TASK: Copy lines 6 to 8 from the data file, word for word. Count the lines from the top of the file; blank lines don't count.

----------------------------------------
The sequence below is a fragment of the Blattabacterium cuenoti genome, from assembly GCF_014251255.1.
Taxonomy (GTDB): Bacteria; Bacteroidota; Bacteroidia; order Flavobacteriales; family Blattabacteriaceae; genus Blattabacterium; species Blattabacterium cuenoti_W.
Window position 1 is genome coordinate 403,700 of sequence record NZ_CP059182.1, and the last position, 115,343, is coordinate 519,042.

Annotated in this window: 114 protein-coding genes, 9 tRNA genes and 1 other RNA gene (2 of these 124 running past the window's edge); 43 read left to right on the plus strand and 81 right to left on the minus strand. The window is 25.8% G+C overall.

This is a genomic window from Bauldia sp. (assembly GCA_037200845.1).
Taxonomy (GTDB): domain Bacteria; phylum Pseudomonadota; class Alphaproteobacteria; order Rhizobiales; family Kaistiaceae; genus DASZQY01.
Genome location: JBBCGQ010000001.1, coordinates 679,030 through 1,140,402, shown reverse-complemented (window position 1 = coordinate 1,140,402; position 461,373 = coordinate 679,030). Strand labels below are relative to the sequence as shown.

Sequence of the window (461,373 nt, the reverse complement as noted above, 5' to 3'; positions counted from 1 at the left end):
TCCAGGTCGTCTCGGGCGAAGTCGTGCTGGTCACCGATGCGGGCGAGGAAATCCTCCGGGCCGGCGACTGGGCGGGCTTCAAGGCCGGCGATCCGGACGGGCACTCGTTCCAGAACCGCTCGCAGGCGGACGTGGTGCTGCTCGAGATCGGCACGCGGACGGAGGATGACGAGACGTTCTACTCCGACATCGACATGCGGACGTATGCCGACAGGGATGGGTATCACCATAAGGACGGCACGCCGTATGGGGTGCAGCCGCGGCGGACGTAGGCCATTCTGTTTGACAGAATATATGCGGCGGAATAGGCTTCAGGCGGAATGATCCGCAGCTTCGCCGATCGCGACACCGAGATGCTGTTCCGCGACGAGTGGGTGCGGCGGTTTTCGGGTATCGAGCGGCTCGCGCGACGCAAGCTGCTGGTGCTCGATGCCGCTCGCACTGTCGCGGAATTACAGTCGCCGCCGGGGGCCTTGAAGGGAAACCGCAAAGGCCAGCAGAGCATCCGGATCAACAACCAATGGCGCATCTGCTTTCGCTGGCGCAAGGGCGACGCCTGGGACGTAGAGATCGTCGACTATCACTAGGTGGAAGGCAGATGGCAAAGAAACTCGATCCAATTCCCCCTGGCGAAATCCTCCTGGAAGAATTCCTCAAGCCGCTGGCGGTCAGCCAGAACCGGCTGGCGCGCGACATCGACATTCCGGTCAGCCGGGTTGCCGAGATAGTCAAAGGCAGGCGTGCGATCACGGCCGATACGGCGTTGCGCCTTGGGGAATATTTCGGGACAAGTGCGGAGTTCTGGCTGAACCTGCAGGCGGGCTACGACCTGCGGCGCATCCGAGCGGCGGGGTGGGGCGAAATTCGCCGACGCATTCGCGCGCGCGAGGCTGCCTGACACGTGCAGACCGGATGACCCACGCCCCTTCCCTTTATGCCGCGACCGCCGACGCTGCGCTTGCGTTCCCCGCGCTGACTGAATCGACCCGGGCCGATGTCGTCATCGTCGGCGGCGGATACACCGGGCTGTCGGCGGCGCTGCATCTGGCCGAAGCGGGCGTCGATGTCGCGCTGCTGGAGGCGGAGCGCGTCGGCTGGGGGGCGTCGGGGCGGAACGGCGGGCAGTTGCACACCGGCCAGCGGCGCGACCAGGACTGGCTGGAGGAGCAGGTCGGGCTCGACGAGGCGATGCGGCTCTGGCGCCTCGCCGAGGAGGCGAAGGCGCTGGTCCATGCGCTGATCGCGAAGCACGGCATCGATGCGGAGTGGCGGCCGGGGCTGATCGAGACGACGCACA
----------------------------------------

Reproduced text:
Taxonomy (GTDB): domain Bacteria; phylum Pseudomonadota; class Alphaproteobacteria; order Rhizobiales; family Kaistiaceae; genus DASZQY01.
Genome location: JBBCGQ010000001.1, coordinates 679,030 through 1,140,402, shown reverse-complemented (window position 1 = coordinate 1,140,402; position 461,373 = coordinate 679,030). Strand labels below are relative to the sequence as shown.

Sequence of the window (461,373 nt, the reverse complement as noted above, 5' to 3'; positions counted from 1 at the left end):